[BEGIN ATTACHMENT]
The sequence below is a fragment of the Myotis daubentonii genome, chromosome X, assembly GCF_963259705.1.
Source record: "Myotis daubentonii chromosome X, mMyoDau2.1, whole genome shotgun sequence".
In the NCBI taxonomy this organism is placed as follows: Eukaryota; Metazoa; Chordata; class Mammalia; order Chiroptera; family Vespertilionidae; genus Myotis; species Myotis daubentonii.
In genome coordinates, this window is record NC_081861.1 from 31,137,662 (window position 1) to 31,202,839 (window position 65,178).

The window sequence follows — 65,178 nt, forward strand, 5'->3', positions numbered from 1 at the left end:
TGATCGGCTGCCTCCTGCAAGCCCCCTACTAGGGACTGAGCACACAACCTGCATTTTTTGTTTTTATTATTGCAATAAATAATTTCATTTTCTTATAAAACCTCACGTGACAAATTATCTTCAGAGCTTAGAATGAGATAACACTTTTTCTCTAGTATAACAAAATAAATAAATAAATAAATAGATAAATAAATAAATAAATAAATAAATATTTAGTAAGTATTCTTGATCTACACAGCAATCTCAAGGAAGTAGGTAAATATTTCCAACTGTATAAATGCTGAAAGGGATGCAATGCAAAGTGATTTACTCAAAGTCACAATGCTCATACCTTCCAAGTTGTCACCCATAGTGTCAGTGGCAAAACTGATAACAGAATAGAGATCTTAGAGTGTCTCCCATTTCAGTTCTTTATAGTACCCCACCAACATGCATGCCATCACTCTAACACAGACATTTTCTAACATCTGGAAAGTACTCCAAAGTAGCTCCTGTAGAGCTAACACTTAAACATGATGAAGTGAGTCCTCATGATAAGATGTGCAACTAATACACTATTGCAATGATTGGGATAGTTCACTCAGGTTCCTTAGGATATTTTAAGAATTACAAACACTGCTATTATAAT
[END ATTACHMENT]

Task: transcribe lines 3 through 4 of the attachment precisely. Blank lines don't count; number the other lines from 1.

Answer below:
In the NCBI taxonomy this organism is placed as follows: Eukaryota; Metazoa; Chordata; class Mammalia; order Chiroptera; family Vespertilionidae; genus Myotis; species Myotis daubentonii.
In genome coordinates, this window is record NC_081861.1 from 31,137,662 (window position 1) to 31,202,839 (window position 65,178).